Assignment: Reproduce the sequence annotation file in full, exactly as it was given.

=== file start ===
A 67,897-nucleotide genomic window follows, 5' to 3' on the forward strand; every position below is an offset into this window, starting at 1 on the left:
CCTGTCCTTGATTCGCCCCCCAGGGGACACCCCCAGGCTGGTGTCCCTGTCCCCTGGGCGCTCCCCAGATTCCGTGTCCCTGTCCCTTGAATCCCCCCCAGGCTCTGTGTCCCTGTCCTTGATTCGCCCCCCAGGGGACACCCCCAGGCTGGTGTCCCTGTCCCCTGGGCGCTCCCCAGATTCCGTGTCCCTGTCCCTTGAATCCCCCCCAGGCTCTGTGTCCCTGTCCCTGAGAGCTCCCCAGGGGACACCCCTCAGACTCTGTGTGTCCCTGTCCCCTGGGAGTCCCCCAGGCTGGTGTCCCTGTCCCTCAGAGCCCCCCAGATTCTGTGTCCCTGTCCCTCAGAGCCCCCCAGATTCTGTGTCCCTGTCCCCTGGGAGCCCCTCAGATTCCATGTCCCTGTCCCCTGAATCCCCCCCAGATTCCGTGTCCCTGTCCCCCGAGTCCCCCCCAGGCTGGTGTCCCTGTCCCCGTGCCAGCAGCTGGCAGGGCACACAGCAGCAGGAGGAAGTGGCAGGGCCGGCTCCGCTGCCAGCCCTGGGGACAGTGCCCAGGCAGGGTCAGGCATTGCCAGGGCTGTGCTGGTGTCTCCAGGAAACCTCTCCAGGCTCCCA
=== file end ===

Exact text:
A 67,897-nucleotide genomic window follows, 5' to 3' on the forward strand; every position below is an offset into this window, starting at 1 on the left:
CCTGTCCTTGATTCGCCCCCCAGGGGACACCCCCAGGCTGGTGTCCCTGTCCCCTGGGCGCTCCCCAGATTCCGTGTCCCTGTCCCTTGAATCCCCCCCAGGCTCTGTGTCCCTGTCCTTGATTCGCCCCCCAGGGGACACCCCCAGGCTGGTGTCCCTGTCCCCTGGGCGCTCCCCAGATTCCGTGTCCCTGTCCCTTGAATCCCCCCCAGGCTCTGTGTCCCTGTCCCTGAGAGCTCCCCAGGGGACACCCCTCAGACTCTGTGTGTCCCTGTCCCCTGGGAGTCCCCCAGGCTGGTGTCCCTGTCCCTCAGAGCCCCCCAGATTCTGTGTCCCTGTCCCTCAGAGCCCCCCAGATTCTGTGTCCCTGTCCCCTGGGAGCCCCTCAGATTCCATGTCCCTGTCCCCTGAATCCCCCCCAGATTCCGTGTCCCTGTCCCCCGAGTCCCCCCCAGGCTGGTGTCCCTGTCCCCGTGCCAGCAGCTGGCAGGGCACACAGCAGCAGGAGGAAGTGGCAGGGCCGGCTCCGCTGCCAGCCCTGGGGACAGTGCCCAGGCAGGGTCAGGCATTGCCAGGGCTGTGCTGGTGTCTCCAGGAAACCTCTCCAGGCTCCCA